ANN ARBOR, Michigan — The average fuel economy for new cars sold in May climbed to 25.5 mpg, according to researchers Michael Sivak and Brandon Schoettle of the University of Michigan Transportation Research Institute.
The May average is up 0.3 mpg from April and an improvement of 5.4 mpg from October 2007, when the researchers first began compiling data.
To arrive at its figures, UMTRI calculates average sales-weighted fuel economy from the monthly sales of light-duty vehicles (cars, SUVs, vans and pickups) and the combined city/highway fuel economy ratings that appear in the EPA Fuel Economy Guide and on vehicle window stickers.
According to UMTRI, "this improvement likely reflects the increased price of gasoline in May."
As previously reported by Edmunds, low fuel prices earlier in the year prompted a spike in sales of pickup trucks and SUVS, such as the 2015 Jeep Cherokee, 2015 Lincoln Navigator, 2015 Cadillac Escalade, 2015 Honda Pilot, 2015 Nissan Murano and 2015 Nissan Tundra.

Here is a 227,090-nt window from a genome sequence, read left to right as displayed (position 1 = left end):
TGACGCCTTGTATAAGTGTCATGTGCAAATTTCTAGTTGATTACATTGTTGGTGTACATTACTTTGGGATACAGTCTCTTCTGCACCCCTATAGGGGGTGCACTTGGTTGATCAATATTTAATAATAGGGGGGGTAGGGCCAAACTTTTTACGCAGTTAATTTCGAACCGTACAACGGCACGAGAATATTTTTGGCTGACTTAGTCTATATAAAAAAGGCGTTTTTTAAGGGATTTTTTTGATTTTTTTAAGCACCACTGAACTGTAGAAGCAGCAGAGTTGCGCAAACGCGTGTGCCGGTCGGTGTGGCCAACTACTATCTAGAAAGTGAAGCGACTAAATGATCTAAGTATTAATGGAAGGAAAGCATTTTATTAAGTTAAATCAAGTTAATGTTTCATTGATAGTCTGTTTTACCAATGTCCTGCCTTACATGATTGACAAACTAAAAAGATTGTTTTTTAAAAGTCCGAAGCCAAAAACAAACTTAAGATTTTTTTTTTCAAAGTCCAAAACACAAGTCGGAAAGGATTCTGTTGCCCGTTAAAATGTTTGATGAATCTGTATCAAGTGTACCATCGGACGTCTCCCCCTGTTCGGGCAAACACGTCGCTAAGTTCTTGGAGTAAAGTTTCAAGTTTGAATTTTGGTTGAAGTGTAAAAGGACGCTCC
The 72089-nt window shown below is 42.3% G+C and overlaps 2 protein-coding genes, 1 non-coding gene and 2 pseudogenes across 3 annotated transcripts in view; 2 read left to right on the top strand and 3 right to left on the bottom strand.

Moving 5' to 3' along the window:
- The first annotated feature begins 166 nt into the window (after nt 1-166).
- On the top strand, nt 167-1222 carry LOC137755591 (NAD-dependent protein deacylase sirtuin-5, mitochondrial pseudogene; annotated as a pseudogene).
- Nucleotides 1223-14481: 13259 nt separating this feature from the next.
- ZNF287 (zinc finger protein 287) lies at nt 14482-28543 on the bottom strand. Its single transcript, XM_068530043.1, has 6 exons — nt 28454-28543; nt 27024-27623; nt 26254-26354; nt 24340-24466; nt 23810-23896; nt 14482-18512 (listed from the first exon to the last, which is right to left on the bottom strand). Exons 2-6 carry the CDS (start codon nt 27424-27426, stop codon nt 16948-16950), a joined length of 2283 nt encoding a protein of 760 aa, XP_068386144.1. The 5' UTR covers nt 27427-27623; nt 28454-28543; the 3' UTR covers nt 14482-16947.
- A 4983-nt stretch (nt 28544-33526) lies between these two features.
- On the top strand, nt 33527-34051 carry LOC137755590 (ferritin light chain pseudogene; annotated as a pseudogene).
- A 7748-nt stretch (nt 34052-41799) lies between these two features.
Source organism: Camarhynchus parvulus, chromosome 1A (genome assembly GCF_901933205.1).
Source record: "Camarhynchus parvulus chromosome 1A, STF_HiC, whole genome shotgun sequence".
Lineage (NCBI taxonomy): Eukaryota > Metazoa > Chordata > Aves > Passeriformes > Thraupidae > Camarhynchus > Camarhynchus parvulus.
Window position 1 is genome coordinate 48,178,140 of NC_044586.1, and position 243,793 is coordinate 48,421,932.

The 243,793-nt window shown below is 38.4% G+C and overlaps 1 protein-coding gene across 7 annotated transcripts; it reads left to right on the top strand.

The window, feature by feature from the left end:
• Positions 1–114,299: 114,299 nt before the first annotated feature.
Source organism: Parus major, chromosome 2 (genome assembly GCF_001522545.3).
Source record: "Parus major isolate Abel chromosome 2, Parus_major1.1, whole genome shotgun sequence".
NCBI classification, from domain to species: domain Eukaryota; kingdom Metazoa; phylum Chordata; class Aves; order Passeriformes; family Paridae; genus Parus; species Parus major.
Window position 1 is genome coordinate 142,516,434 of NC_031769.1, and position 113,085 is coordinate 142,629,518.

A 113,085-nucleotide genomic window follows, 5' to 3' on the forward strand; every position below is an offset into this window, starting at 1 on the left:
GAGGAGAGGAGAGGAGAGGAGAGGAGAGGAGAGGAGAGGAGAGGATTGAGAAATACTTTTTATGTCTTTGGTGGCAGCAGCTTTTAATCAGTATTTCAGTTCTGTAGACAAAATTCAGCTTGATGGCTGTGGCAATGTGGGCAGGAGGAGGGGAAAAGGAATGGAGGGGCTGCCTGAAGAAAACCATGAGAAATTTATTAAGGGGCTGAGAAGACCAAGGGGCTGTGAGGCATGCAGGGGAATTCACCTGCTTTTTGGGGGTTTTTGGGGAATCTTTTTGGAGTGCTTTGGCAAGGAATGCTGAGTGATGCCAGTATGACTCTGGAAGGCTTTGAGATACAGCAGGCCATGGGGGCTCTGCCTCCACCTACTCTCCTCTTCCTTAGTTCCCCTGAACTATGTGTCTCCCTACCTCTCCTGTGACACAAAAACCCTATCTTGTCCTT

And, according to more recent Edmunds data, there's still considerable market interest in those vehicles, with sales of the Jeep Cherokee and Nissan Murano remaining strong in May, along with the Chevrolet Colorado and Ford Explorer.
But sales of more economy-minded models surged in May, as well, with vehicles like the 2015 Chrysler 200 sedan, 2015 Nissan Rogue crossover, 2016 Honda HR-V subcompact SUV and the Volkswagen Golf family of cars turning in robust sales performance.
According to the AAA Daily Fuel Gauge Report, the average price of a gallon of regular unleaded gasoline nationwide was $2.75 on Thursday. That's up from last month's average of $2.62 but still down from $3.66 a year ago.
The good news, says AAA, is that the cost of fuel may have peaked for the year. With pump prices expected to drop soon due to stabilizing crude oil costs and refineries completing seasonal maintenance, AAA says we may see the cheapest summertime gas prices since 2009.
"This could be the year of the summer road trip with lower gas prices motivating millions of people to travel," said AAA spokesman Avery Ash in a statement. "Many drivers are likely to save hundreds of dollars this summer as gas prices remain more affordable than in recent years."
Edmunds says: Better vehicle fuel economy and lower gas prices spell good news for consumers planning summer road trips.